Kander and Ebb classic is a wilkommen addition to the LOT’s repertoire. Occasionally misplaced excess won’t spoil your evening at this Cabaret. by Christian Baines
Full disclosure before we begin. I really can’t overstate my personal affection for Cabaret, which has been my favourite musical for almost as long as I’ve loved the form. Kander and Ebb’s songs are timeless, Christopher Isherwood’s unforgettable characters engage us immediately, and the plot’s modular structure (based as it is on a collection of short stories) allows plenty of room for a unique take on it every time.
Those qualities have secured Cabaret an enduring popularity with young audiences fascinated by Isherwood’s Berlin. If the energy of this production at Lower Ossington Theatre (LOT) is any indication, Cabaret has many more long and happy years ahead of it.
Director Jeremy Hutton certainly keeps his supporting cast busy, and while his devotion to giving everyone as much stage time as possible overwhelms the production in parts, it works splendidly for energetic numbers such as Don’t Tell Mama and particularly, Wilkommen. Adam Norrad’s Emcee drips with the same uncompromisingly masculine sensuality he brings to Frank ‘n’ Furter in LOT’s Rocky Horror, though the similarities end there. This Emcee is a wry, ever-leering observer to the disintegration of Weimar Berlin, and while Norrad loses some of that detachment during 11 o’clock showstopper I Don’t Care Much, it serves him splendidly during the campier sequences inside the Kit Kat Club.
Kylie McMahon plays Sally Bowles – surely one of the top five roles for women in musical theatre. One assumes the scenery during Don’t Tell Mama is delicious, because McMahon delights in chewing it with gusto. She also feels oddly disconnected to the desires that underpin Maybe This Time. Her slow, palpable depiction of Sally’s meltdown throughout the second act however, culminates in a blitzkrieg delivery of the show’s title tune (very possibly the best I’ve seen on stage) and quickly puts these shortcomings far from mind.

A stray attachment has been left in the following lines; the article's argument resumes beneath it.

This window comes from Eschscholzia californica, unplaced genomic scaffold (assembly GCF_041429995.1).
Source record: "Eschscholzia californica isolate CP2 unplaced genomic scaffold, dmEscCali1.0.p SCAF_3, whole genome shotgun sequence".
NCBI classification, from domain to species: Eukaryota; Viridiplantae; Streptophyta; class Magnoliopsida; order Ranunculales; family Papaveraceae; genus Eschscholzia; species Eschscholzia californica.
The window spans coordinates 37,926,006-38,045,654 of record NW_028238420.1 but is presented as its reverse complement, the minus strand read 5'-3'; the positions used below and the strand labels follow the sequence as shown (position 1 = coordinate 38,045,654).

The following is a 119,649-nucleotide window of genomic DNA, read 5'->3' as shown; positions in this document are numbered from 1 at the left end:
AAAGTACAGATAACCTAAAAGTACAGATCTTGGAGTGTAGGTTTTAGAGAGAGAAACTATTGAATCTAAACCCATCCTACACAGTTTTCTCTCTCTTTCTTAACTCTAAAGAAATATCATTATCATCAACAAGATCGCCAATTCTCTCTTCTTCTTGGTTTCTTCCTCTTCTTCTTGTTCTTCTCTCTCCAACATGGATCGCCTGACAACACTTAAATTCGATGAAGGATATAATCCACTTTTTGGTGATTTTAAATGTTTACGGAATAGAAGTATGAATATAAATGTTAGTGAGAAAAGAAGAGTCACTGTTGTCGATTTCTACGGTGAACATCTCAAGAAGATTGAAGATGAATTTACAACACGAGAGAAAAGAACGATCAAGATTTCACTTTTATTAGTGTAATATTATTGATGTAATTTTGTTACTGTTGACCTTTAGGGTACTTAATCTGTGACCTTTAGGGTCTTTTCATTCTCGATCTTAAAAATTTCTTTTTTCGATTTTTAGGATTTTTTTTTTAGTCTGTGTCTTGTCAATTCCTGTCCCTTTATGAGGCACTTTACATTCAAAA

A word on Erin Brookhouse’s jaw-dropping choreography. While, it’s clear from the outset that Hutton believes more is always more, Brookhouse revels in it, making the most of the supporting cast’s considerable talents while never dragging focus from our protagonists. Again, it’s in the club numbers where her partnership with Hutton yields its greatest results, each proving every bit as dynamic and cheeky as the last.
When the production does run into trouble, it’s usually because Hutton has let that appetite for a busy stage take over where it doesn’t belong. Specifically, the first instance of Tomorrow Belongs to Me is staged with almost the entire cast portraying Hitler Youth. Not only does it lack the narrative setup to carry such a large scene (which disappears just as quickly), it leaves the reprise with nowhere to go in depicting Naziism’s rise (though one delicious gesture from Norrad does capture its insidiousness). The finale is even more heavy-handed, with scenes of marching soldiers and frightened prisoners being herded into concentration camps. Such distracting literalism is completely unnecessary for an audience fully aware of what happened in Germany at the time, and robs Norrad of one final chance to chill us as the lights go out on one of history’s most decadent eras.
These few missteps however do little to spoil the overall production. LOT’s new Cabaret captures all that is decadent and alluring about this show with a cast of wonderful young performers, simple, effective production design and lively choreography. Forgive its occasional excesses and you have a first-class production to please both newcomers and longtime fans alike.